September 23, 2019

Farm Bill Issues, Drought and Food Prices

Farm Bill: Recap of Recent Developments

The “Washington Insider” section of DTN reported yesterday (link requires subscription) that, “House Speaker John Boehner, R-Ohio, on Tuesday said GOP leaders are working with House Agriculture Committee Chairman Frank Lucas, R, Okla., and other panel members on the ongoing drought disaster gripping the majority of the nation. ‘We understand the emergency that exists in rural America. And we will address it as soon as possible,’ Boehner said.

“Rep. Kevin McCarthy, R-Calif., on Monday suggested drought aid was a possibility. McCarthy, who represents an agriculture-heavy district, said Congress could move legislation to help farmers stricken by the drought. ‘If there’s something because the drought is greater today that we have to take up in the process, we will try to deal with that even by itself,’ McCarthy said.”

The DTN item noted that, “Boehner last week said that crop insurance should be sufficient to cover farmers’ needs this year, but key disaster aid programs for livestock producers have expired. Also, language in USDA’s Fiscal Year 2012 budget bars the agency from providing aid through a program (Section 32) that the department has used in the past to aid livestock operations for weather-related losses.

The pending House and Senate-passed farm bills include livestock disaster aid programs that would be retroactive to this year. Separate bills have been introduced in the Senate and the House regarding those programs, but they also include an extension of the controversial Supplemental Revenue Assistance Payments Program (SURE) that would be another crop disaster aid program for crop producers who already have funding for crop and revenue assurance programs. The SURE program had a separate $100,000 pay cap when it was available. CBO in the past has projected SURE costs at around $1 billion per year. It was not part of the Senate-passed bill, nor the farm bill that passed the House Ag Committee.”

Farm Bill: Extension and Disaster Aid Emerge as Possible Direction Forward

With this background in mind, David Rogers reported yesterday at Politico that, “Boxed into a corner on the farm bill, House Republicans scrambled Wednesday to find a path forward before sending lawmakers home in August to face drought-stricken producers — just months before the November elections.

“House Agriculture Committee staff met with their GOP leadership counterparts Wednesday morning, and there were animated conversations on the House floor later between Chairman Frank Lucas (R-Okla.) and Majority Leader Eric Cantor (R-Va.), who has been a obstacle to farm legislation.

The focus now is on a one-year extension of the current subsidies together with immediate disaster aid for livestock and specialty crop producers impacted by the severe weather. But the cost and practicality of this approach are in serious question, and Lucas can’t count on the support of his ranking Democrat and strong partner on the farm bill, Rep. Collin Peterson of Minnesota.”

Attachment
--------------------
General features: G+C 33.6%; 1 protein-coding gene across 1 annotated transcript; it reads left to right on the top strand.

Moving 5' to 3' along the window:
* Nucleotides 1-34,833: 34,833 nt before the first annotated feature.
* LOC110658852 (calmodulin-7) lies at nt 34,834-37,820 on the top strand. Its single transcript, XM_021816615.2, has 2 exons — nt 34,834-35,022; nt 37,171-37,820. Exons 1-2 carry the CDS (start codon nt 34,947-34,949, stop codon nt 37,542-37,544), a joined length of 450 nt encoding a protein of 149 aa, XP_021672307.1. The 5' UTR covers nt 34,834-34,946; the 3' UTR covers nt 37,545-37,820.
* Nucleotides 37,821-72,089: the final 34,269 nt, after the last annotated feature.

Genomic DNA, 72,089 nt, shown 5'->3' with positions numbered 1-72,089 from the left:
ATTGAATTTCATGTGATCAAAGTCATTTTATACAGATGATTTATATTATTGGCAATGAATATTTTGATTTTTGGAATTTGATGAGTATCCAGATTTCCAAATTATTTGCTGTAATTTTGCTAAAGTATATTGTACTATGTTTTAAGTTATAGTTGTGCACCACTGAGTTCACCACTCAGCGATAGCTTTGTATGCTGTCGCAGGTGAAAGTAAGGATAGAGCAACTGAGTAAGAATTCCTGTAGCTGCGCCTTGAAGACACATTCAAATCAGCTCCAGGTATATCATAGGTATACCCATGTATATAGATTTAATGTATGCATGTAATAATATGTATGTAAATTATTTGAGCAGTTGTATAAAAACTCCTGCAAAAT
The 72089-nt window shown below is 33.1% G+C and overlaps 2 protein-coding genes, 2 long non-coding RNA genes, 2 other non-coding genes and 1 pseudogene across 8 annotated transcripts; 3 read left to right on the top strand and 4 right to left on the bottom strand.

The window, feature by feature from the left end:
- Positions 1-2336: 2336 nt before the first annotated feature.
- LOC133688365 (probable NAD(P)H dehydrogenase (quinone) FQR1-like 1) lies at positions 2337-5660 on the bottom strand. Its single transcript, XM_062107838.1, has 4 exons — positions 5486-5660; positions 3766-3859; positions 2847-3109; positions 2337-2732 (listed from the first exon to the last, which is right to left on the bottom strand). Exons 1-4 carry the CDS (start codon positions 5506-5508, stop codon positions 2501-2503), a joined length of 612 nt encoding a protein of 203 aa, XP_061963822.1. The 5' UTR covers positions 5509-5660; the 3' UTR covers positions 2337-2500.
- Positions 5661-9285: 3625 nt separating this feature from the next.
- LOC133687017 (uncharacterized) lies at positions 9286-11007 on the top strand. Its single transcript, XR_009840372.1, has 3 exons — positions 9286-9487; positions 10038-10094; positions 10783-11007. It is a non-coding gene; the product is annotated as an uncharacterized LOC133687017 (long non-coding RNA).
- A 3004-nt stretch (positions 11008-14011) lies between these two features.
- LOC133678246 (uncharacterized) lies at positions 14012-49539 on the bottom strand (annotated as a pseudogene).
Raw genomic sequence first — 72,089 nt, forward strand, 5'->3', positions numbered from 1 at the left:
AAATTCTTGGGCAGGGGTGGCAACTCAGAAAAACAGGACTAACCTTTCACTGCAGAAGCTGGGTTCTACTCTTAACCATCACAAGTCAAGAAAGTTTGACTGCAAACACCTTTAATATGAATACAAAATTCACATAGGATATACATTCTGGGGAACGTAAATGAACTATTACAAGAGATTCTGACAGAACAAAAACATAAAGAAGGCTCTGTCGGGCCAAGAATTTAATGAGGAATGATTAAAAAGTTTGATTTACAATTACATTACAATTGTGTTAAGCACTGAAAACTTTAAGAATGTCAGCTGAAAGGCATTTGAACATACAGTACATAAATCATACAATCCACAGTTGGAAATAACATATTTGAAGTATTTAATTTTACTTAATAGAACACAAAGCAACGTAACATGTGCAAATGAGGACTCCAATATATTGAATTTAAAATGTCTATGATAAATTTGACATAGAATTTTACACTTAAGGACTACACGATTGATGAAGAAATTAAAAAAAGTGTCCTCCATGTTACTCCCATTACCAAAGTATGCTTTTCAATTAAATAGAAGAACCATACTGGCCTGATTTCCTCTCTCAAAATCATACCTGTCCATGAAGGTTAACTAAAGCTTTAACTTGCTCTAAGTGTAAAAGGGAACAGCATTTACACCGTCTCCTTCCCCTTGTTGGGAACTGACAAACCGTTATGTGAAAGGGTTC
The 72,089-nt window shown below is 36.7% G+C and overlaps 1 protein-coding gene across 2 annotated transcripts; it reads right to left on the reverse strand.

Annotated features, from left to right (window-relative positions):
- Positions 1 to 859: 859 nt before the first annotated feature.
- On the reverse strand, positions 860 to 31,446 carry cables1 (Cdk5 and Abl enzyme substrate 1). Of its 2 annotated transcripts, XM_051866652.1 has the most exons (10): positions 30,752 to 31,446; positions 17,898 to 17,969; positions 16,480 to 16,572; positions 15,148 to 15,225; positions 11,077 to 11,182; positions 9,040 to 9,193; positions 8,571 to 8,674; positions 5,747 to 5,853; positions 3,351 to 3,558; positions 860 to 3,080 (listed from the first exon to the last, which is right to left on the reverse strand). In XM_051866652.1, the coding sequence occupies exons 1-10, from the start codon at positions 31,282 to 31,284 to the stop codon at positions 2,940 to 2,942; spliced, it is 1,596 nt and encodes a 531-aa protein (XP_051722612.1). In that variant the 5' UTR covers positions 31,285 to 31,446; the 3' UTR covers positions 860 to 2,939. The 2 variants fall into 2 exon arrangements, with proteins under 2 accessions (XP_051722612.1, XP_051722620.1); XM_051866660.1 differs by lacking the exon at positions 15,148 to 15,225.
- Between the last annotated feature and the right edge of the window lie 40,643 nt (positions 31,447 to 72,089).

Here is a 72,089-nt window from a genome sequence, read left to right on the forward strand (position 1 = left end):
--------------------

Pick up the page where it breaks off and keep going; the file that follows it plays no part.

Mr. Rogers explained that, “Lucas, who was taking the temperature of his Republican committee members late Wednesday, is more open to an extension and expects to have Peterson’s backing on at least shoring up disaster aid for those producers without crop insurance.

“‘The feeling of leadership is a one year extension provides certainty to folks out on the farms,’ Lucas said. ‘All the pieces are in play. I think this is an acknowledgement of what Mother Nature is doing out in the countryside but the challenge is many fold. I’m very fond of passing farm policy in a bipartisan way, not straight down a party line vote.’

“‘The livestock feed assistance programs are out of money,’ he said. ‘The livestock producers— who now have a shorter supply of feed grain and at a higher price— don’t have any insurance product. They are the ones most exposed.’”

Yesterday’s Politico article pointed out that, “Indeed, party leaders are paying a price now for having dragged their feet for months on the farm bill. At Cantor’s urging, Lucas delayed his markup until after the July Fourth recess, costing precious time. And neither Cantor nor Speaker John Boehner (R-Ohio) provided any help when Lucas and Peterson crafted a major set of food stamp reforms that could have defused the partisan split now over nutrition spending.

“This is the backdrop to Peterson’s negative response to an extension now. As a former Ag chairman who steered the 2008 farm bill through Congress, Peterson said major elements of the farm program will continue until next spring in any case without an extension. And what Republicans are proposing will miss the real problems at hand while delaying promised reforms, such as ending the current system of direct cash payments to producers. ‘This goes against everything that people want,’ Peterson said.

“‘There is no need for an extension,’ Peterson said. ‘The extension doesn’t get at the problem we’ve got … If you add the disaster to it, how do you pay for it?’ Peterson said, pegging the price at about $2.5 billion. ‘There is probably no way to pay for it,’ he added. ‘No one has a real plan at this point.’”

Mr. Rogers added that, “Having passed its bill in the bipartisan leadership of the Senate Agriculture Committee is also cool to the new House approach…[Senate Ag Committee Chairwoman Debbie Stabenow (D., Mich.)] confirmed this in a conference call Wednesday with reporters.

“‘We’re looking for Plan A,’ she said, keeping her focus on a comprehensive five-year bill. ‘We have a looming deadline. We have the drought to deal with. This is a very serious issue.’’